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Warning: Minor The Batman spoilers ahead.
Prepare to meet Bruce Wayne, P.I.
While fighting crime has been ingrained in the DNA of all Caped Crusader stories from the outset — comics, movies or otherwise — Matt Reeves’s upcoming reboot The Batman focuses on the crime-solving abilities of its tortured hero, now played by Robert Pattinson.
“I didn’t want to do an origin story," Reeves (Cloverfied, War for the Planet of the Apes) explained during a post-screening Q&A at the Warner Bros. lot last week, where he was joined by Pattinson, co-star Zoë Kravitz and producer Dylan Clark. “I knew that I wanted to do a story that would lean into the detective side of Batman because we hadn't seen [a film] where it was really in the forefront of the story.”
After all, longtime fans know that Batman debuted in issue 27 of Detective Comics, and aside from being known as the Caped Crusader, another one of his common comic-book nicknames is the World’s Greatest Detective.
As for The Batman, the film is set two years into the vigilante-moonlighting adventures of a young Bruce Wayne — more reclusive, less playboy than we’ve ever seen him, and still deeply haunted by the deaths of his parents. The story begins with the slaying of Gotham’s mayor, the first in a murder spree targeting Gotham’s elite. Each corpse is accompanied with a note containing a puzzle for “The Batman” to solve, courtesy of the killer, the Riddler (Paul Dano).
As Batman gets his sleuthing on alongside GCPD lieutenant and friend James Gordon (Jeffrey Wright), it’s as much about figuring out the why as it is the who.
“What was important to me was that Batman have the arc of the story,” Reeves continued. “Because once he’s already Batman, he no longer has the arc, per se. You might have rogues gallery characters who come in [and] have the grand story and then Batman is gonna battle them in some way. I wanted to do a Batman [movie] where he was already Batman, but he still was in his early days, and had to find a way to really evolve. I wanted to do a story [where] the investigation of this particular mystery would lead him back to something very personal and would rock him to his core.”
Reeves looked into Batman stories like The Long Halloween, the villain Calendar Man, and other serial killers in the canon. “And then this idea came to me and I thought, there’s correspondence left for the Batman. And the whole idea of being Batman is your power in being anonymous. So the idea that suddenly someone is shining a light on you, that would be very unsettling to him.”
Given the film’s dark tone and seedy crime scenes, The Batman will no doubt draw comparisons to the works of mayhem master David Fincher (Se7en, Zodiac). In fact, Reeves acknowledges two real-life influences on the film that Fincher previously brought to the screen.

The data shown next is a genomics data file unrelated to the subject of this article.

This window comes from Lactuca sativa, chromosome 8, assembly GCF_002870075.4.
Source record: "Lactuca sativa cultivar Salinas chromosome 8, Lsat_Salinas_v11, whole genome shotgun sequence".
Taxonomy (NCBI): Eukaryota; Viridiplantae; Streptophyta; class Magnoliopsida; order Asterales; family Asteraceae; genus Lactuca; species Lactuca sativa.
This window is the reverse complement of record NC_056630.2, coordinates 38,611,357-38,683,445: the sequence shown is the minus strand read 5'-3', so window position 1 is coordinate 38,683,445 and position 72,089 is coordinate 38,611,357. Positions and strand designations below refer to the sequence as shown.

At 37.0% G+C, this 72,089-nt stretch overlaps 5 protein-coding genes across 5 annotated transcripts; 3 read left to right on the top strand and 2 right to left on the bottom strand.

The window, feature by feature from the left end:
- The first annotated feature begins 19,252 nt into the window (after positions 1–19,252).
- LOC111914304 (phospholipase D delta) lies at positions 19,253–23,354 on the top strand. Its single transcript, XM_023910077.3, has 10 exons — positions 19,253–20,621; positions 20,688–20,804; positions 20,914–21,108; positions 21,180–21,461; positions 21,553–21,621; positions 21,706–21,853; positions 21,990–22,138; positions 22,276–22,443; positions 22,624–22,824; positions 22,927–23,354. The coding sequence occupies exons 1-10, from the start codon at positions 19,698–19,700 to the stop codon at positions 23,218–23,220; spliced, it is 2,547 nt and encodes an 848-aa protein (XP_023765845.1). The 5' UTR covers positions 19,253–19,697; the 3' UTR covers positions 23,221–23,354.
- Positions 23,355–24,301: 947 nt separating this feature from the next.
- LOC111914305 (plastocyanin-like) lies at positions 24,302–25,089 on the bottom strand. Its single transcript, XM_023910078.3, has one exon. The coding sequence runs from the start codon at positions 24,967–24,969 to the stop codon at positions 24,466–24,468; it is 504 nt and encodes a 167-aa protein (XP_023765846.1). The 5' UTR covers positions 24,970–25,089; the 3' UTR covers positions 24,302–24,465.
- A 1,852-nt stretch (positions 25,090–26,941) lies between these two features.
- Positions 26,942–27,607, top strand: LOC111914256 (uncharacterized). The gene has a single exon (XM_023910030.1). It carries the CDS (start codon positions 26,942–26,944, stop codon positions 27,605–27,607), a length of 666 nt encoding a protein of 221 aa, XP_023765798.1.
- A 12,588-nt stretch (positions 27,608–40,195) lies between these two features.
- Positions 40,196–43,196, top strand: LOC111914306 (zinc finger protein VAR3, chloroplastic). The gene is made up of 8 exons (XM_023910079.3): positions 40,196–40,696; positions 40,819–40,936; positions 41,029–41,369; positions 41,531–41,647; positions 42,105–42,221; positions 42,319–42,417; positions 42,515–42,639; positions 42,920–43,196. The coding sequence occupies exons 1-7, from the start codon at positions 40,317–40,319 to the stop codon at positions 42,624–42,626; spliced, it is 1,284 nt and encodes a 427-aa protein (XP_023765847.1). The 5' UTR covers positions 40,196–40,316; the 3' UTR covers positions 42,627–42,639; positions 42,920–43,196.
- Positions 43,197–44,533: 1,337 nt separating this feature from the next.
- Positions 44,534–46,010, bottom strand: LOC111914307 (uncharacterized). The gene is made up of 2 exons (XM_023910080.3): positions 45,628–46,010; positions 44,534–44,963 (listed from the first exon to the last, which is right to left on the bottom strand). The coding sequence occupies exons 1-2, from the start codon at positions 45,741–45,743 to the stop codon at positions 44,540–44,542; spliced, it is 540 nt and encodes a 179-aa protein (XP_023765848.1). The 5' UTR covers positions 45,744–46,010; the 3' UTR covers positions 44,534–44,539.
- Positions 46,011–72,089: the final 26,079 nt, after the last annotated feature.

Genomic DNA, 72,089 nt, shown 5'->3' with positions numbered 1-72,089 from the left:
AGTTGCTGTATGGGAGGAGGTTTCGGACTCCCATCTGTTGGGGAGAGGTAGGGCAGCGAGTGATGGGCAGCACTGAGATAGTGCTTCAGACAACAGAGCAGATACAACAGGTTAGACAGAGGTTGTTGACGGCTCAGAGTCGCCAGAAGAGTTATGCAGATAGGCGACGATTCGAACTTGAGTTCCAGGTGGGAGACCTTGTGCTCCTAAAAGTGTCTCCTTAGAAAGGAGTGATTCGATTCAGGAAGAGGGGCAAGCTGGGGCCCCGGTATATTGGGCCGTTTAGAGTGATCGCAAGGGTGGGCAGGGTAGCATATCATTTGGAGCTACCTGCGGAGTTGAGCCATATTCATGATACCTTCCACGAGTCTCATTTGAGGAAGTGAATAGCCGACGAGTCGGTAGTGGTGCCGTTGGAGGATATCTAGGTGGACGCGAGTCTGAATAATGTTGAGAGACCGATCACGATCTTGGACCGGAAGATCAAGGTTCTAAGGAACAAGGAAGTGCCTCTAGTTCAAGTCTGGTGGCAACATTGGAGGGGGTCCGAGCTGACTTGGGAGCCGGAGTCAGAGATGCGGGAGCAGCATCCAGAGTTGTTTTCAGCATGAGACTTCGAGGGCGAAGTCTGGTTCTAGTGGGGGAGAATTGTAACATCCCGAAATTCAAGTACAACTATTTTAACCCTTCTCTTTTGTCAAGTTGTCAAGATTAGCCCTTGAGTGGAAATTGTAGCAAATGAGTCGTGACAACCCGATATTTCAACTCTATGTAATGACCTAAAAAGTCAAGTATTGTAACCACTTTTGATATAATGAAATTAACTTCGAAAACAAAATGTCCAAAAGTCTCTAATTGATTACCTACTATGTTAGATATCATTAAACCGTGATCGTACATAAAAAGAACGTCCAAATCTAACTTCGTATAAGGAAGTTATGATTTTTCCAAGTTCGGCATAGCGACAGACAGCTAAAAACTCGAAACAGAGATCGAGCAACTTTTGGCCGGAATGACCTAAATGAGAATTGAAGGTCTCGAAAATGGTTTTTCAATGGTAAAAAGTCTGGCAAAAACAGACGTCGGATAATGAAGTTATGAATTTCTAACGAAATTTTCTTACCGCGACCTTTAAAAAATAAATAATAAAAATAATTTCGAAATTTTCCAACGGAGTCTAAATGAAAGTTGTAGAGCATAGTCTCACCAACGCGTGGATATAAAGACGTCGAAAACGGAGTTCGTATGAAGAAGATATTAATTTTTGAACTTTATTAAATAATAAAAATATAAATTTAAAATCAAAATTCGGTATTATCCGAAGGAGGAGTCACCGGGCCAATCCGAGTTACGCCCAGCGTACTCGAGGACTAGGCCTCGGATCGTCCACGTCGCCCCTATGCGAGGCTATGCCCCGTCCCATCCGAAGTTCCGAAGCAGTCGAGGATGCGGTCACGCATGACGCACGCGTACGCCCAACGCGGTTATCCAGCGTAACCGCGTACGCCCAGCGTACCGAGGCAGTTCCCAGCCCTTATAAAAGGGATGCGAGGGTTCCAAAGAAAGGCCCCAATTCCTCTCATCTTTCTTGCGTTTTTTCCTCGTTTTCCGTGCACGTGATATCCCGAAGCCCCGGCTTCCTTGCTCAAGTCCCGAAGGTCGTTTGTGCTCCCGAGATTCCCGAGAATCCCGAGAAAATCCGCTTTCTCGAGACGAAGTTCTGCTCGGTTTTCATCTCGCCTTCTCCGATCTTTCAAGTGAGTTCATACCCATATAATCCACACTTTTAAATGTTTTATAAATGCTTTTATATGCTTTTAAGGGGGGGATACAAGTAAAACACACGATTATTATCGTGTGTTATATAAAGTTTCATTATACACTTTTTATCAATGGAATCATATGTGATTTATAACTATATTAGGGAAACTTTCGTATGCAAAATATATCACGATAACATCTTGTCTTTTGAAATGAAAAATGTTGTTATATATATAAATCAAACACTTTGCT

“I thought about the Zodiac,” he said in reference to the Bay Area slayer who was never identified after killing five people between 1968 and 1969. “I thought about how the Zodiac [Killer], in this horrific way, left all of these disturbing ciphers and these communications to the police and to the newspapers, and how unsettling that was. And I thought, ‘Wow, that actually sounds like a horrifying version of the Riddler because he was leaving all these puzzles.’”
Reeves said he also read Mind Hunter, John Douglas and Mark Olshaker’s seminal 1995 true-crime novel about the FBI’s pursuit of serial killers and mass murderers, which was adapted into a Netflix series in 2017 with Fincher as executive producer.
Even though The Batman, unlike most reboots, isn’t an origin story, Pattinson admitted he and Reeves still discussed at length where this particular Batman came from, and his experiences leading up to the events of the film.
“It’s a new version of the character, [but] you’re so aware of the origins, you end up trying to sort of play it in the subtext and in little moments and because the story is set over such a short period as well,” Pattinson said. And despite the film’s three-hour runtime, “It’s actually really difficult to kind of shove in as much as you can, the kind of emotional weight that just kind of lies in your body language and on your face. … [But it’s] different to the traditional origin story. I mean, he doesn’t go away and train and come back as a fully mastered Batman at all.
“And he’s not the traditional kind of playboy persona as well. … There’s too much trauma for him to deal with ... the residue of the trauma [from his parents’ murders] is still there, but he’s basically kind of mastered it and turned into Batman. [But] especially when he’s bruised, it’s still the day his parents died.”
Reeves does consider The Batman to contain DCEU origin stories for Selina Kyle (Kravitz) and Oswald Cobblepot (Colin Farrell). While the former does own a few felines and as a cat burglar may know how to scale down a balcony in a tight black suit, she’s not yet Catwoman; and while Farrell is utterly unrecognizable in the role of a mobster, he bears no resemblance to Danny DeVito as the Penguin.
“I think a lot of her power comes from her vulnerability,” Kravitz said of Selina. “I think I really wanted to [explore] this idea of what it is to be feminine and what it is to be sexy, what it is to be strong. And I didn’t want to have to imitate masculine strength or power. I really wanted to allow her to be soft and feminine and that be part of her power.”
The Batman opens March 4.
Watch the trailer: